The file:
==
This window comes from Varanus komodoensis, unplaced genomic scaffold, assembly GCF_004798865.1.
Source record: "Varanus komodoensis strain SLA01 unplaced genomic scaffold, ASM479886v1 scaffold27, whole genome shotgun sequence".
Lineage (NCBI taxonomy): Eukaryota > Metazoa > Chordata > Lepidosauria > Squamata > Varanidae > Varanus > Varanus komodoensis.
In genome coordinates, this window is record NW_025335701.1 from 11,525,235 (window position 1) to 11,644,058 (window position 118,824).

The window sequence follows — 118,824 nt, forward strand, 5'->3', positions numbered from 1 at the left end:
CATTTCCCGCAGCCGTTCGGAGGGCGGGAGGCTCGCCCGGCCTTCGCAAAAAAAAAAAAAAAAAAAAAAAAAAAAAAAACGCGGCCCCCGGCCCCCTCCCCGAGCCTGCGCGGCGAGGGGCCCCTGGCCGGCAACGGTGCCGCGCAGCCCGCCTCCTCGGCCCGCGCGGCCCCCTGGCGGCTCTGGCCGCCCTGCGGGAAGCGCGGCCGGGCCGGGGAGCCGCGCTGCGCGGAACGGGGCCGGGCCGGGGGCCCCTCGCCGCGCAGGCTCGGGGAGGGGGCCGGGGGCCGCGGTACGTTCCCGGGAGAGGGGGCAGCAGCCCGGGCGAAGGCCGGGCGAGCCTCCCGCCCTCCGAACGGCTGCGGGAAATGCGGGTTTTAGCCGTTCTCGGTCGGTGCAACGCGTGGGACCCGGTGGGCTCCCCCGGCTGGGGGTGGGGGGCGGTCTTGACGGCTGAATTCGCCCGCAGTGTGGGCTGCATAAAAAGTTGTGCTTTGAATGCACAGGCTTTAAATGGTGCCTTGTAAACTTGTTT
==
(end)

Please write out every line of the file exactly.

This window comes from Varanus komodoensis, unplaced genomic scaffold, assembly GCF_004798865.1.
Source record: "Varanus komodoensis strain SLA01 unplaced genomic scaffold, ASM479886v1 scaffold27, whole genome shotgun sequence".
Lineage (NCBI taxonomy): Eukaryota > Metazoa > Chordata > Lepidosauria > Squamata > Varanidae > Varanus > Varanus komodoensis.
In genome coordinates, this window is record NW_025335701.1 from 11,525,235 (window position 1) to 11,644,058 (window position 118,824).

The window sequence follows — 118,824 nt, forward strand, 5'->3', positions numbered from 1 at the left end:
CATTTCCCGCAGCCGTTCGGAGGGCGGGAGGCTCGCCCGGCCTTCGCAAAAAAAAAAAAAAAAAAAAAAAAAAAAAAAACGCGGCCCCCGGCCCCCTCCCCGAGCCTGCGCGGCGAGGGGCCCCTGGCCGGCAACGGTGCCGCGCAGCCCGCCTCCTCGGCCCGCGCGGCCCCCTGGCGGCTCTGGCCGCCCTGCGGGAAGCGCGGCCGGGCCGGGGAGCCGCGCTGCGCGGAACGGGGCCGGGCCGGGGGCCCCTCGCCGCGCAGGCTCGGGGAGGGGGCCGGGGGCCGCGGTACGTTCCCGGGAGAGGGGGCAGCAGCCCGGGCGAAGGCCGGGCGAGCCTCCCGCCCTCCGAACGGCTGCGGGAAATGCGGGTTTTAGCCGTTCTCGGTCGGTGCAACGCGTGGGACCCGGTGGGCTCCCCCGGCTGGGGGTGGGGGGCGGTCTTGACGGCTGAATTCGCCCGCAGTGTGGGCTGCATAAAAAGTTGTGCTTTGAATGCACAGGCTTTAAATGGTGCCTTGTAAACTTGTTT